Pair wins school-board spots

Roy Woodard casts his vote Tuesday at Yucca Junior High School in District 1 for the school board election. (CNJ staff photo: Eric Kluth)

By Ryan Lengerich: CNJ staff writer

Attorney R. Max Best and business owner Lola Bryant were elected to four-year terms on the Clovis school board Tuesday. A mill levy to fund maintenance in the schools passed easily.

Best defeated four other candidates with 45 percent of the vote to win the District 1 race. He will replace outgoing board member Ken Merritt, who did not run for re-election after 16 years on the board.

Bryant, who was appointed to the board in May, defeated R.L. “Rube” Render in District 2 with 66 percent of vote.
Results are unofficial pending canvassing.

Best and Bryant will be sworn in March 1.

“The support of the community was unbelievable,” said Bryant, who handed out an estimated 60 yard signs and advertised via radio and newspaper. “I have had children call me and say ‘Mrs. Bryant what can we do to help you win? We want you in there.’”

The 48-year-old Bryant is a lifelong resident of Clovis and owner of the Foxy Drive-In on Seventh Street.

John Machado, a former teacher in the Santa Fe school system, said Bryant’s faith swayed his decision.

“She believes in God,” Machado said. “The biggest mistake we have made as a country is taking God out of the schools.”

Best, 49, is a Grady High School graduate who moved to Clovis in 1985.

“I am excited, I don’t know if you can point to any factor, maybe a little luck,” Best said.

Board members will select a new superintendent to replace Neil Nuttall, who left in November after seven years as top boss. Applications for the position are being accepted through February.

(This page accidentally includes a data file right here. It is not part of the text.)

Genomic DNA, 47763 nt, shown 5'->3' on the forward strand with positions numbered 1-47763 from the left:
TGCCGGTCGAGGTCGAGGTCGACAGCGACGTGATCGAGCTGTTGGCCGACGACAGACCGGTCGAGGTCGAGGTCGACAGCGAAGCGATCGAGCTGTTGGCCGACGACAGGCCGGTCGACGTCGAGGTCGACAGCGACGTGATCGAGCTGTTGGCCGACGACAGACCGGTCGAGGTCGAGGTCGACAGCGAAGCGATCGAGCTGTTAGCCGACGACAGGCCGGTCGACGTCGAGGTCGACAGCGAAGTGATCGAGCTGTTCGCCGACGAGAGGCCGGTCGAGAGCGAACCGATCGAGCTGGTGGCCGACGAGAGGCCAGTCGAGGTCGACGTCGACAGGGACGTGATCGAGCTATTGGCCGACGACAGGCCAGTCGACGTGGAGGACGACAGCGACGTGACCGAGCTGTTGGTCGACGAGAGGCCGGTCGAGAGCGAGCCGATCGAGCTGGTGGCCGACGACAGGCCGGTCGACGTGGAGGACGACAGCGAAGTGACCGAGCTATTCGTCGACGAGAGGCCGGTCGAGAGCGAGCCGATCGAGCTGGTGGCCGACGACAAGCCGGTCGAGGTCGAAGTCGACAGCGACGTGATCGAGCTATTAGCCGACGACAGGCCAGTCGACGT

“That is on the top of the agenda,” Best said.

Jeanie Ichenberger, a friend of Best, said she voted for the Clovis-based attorney.

“He represents moral views and that is important to me,” Ichenberger said.

Voter turnout Tuesday was 9.5 percent in Clovis, up about two points from the 2001 election, the most recent to have a board election and mill levy on the ballot.

Consolidated precincts confused some voters, poll workers said.

Kendale Burch, judge at the Zia precinct, estimated one in every four voters there were sent to another precinct.

Voters passed the continuation of a mill levy that will impose a tax of $2 for every $1,000 of property to fund school capital improvements. In Clovis, where the current fiscal year tax revenue is more than $740,000 with the state contributing at more than $482,000, the levy passed by a 73-percent margin.

The tax is a continuation of one passed in 2001 by a 77-percent margin. The tax will be enforced through 2010.

“It showed confidence in our school system and a mandate to keep on doing good for kids,” said Clovis Interim School Superintendent G.C. Ross. “This money is the kind of money that replaces light bulbs, fixes plumbing and patches leaks in the roofs.”

Ross said administrators plan to use about half the money for maintenance and the rest for technology upgrades throughout the district.

A teacher at Clovis Community College, Don Hicks, said he supports the levy.

“I always vote for anything for the school,” Hicks said.
John Rollinson voted against the levy.

“The taxes are sufficiently high already. I am very conservative when it comes to raising taxes, even though the schools are a good purpose,” Rollinson said.

Grady and Melrose also passed mill levies at the same tax levels Tuesday.

Texico passed a levy in 2003 and is not scheduled to vote again on the tax until 2007.